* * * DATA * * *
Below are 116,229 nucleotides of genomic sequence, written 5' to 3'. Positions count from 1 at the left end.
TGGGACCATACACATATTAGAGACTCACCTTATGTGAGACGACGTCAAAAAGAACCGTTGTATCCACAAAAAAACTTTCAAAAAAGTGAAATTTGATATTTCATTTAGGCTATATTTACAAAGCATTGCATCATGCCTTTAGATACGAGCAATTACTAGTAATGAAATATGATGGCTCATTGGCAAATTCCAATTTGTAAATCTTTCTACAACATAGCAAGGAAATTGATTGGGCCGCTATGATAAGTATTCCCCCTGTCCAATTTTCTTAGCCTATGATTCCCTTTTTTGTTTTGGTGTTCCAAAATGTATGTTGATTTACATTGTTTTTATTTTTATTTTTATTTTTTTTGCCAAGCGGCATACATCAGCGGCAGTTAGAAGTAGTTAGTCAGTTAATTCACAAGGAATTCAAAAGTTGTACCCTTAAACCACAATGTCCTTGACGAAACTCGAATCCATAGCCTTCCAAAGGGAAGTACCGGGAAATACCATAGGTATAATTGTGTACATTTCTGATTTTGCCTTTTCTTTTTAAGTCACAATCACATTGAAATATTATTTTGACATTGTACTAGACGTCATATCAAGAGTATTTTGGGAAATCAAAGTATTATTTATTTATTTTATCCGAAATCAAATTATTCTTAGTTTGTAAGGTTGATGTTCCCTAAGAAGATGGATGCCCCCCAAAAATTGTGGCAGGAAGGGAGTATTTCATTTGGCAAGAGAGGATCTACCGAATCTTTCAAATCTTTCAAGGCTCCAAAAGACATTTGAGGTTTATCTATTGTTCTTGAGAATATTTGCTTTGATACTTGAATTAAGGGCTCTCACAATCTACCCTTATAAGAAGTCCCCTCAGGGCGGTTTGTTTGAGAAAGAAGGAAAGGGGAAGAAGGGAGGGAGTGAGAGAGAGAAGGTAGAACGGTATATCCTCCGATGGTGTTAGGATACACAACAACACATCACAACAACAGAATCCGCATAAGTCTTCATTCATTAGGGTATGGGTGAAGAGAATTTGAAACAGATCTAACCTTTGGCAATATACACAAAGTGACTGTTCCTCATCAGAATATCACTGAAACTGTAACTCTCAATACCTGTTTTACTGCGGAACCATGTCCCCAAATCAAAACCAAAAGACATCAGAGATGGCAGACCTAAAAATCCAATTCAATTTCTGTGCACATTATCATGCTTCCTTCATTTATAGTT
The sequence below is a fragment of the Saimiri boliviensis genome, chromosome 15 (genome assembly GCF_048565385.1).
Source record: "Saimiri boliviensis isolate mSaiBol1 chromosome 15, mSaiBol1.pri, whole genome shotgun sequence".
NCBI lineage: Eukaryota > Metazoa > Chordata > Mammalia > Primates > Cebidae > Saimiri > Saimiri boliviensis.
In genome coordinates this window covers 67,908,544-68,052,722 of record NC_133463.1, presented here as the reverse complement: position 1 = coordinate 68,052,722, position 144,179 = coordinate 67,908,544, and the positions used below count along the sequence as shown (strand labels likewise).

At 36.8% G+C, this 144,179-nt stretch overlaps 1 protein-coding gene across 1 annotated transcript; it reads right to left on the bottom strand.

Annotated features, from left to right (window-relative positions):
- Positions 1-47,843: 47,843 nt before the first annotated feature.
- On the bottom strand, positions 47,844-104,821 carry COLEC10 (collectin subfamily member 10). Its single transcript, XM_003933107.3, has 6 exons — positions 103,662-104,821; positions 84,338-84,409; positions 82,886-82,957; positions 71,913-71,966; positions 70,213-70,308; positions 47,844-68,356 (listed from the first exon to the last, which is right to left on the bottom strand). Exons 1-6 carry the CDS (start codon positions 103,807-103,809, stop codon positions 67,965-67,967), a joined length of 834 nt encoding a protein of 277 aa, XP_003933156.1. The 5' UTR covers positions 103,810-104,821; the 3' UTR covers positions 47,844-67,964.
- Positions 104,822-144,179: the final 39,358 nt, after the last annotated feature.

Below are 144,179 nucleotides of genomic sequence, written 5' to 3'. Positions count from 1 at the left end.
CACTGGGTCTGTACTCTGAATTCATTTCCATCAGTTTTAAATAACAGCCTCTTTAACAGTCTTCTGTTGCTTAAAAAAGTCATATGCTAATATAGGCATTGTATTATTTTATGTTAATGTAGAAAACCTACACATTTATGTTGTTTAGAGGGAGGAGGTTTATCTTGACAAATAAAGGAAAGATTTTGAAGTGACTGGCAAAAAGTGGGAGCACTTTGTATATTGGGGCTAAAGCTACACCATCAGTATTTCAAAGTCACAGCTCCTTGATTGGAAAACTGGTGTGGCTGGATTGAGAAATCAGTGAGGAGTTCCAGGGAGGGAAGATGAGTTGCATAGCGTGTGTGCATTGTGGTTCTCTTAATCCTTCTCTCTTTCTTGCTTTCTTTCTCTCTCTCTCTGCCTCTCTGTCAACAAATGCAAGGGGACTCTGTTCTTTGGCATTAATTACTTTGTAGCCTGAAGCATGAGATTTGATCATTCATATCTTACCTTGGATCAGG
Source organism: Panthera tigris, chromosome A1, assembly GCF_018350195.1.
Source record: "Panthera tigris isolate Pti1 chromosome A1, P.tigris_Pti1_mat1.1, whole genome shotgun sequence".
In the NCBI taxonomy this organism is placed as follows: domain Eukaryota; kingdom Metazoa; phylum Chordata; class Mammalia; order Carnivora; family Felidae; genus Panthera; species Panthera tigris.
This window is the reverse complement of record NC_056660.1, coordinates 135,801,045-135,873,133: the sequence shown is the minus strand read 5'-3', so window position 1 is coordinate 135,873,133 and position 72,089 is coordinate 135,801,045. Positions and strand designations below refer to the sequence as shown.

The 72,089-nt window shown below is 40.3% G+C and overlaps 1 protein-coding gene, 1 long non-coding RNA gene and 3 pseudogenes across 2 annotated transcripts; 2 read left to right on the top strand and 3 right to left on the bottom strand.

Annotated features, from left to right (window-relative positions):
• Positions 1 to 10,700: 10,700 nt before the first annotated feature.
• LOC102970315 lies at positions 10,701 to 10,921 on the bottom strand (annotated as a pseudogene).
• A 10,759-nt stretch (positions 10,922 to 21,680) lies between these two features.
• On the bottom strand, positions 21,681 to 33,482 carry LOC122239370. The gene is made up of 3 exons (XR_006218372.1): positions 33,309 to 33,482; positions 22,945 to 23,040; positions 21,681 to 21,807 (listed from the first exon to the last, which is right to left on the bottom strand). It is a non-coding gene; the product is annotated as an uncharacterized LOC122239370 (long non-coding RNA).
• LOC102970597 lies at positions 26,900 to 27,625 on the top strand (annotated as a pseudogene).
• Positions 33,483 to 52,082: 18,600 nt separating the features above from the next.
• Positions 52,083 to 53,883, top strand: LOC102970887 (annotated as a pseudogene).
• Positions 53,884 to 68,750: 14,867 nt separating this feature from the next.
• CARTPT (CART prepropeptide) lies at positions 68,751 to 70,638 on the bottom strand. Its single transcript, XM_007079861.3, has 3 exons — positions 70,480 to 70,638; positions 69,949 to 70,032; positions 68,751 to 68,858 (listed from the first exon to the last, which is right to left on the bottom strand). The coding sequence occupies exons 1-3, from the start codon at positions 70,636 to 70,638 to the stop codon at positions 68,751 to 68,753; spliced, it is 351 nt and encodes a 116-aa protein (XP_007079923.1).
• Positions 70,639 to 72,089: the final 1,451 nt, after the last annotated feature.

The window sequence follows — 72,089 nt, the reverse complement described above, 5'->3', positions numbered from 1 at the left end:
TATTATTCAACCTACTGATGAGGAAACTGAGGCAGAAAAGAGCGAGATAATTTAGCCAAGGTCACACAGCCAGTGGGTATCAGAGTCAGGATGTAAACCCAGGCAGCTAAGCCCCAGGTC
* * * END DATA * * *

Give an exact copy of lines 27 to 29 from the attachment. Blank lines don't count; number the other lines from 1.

• Positions 53,884 to 68,750: 14,867 nt separating this feature from the next.
• CARTPT (CART prepropeptide) lies at positions 68,751 to 70,638 on the bottom strand. Its single transcript, XM_007079861.3, has 3 exons — positions 70,480 to 70,638; positions 69,949 to 70,032; positions 68,751 to 68,858 (listed from the first exon to the last, which is right to left on the bottom strand). The coding sequence occupies exons 1-3, from the start codon at positions 70,636 to 70,638 to the stop codon at positions 68,751 to 68,753; spliced, it is 351 nt and encodes a 116-aa protein (XP_007079923.1).
• Positions 70,639 to 72,089: the final 1,451 nt, after the last annotated feature.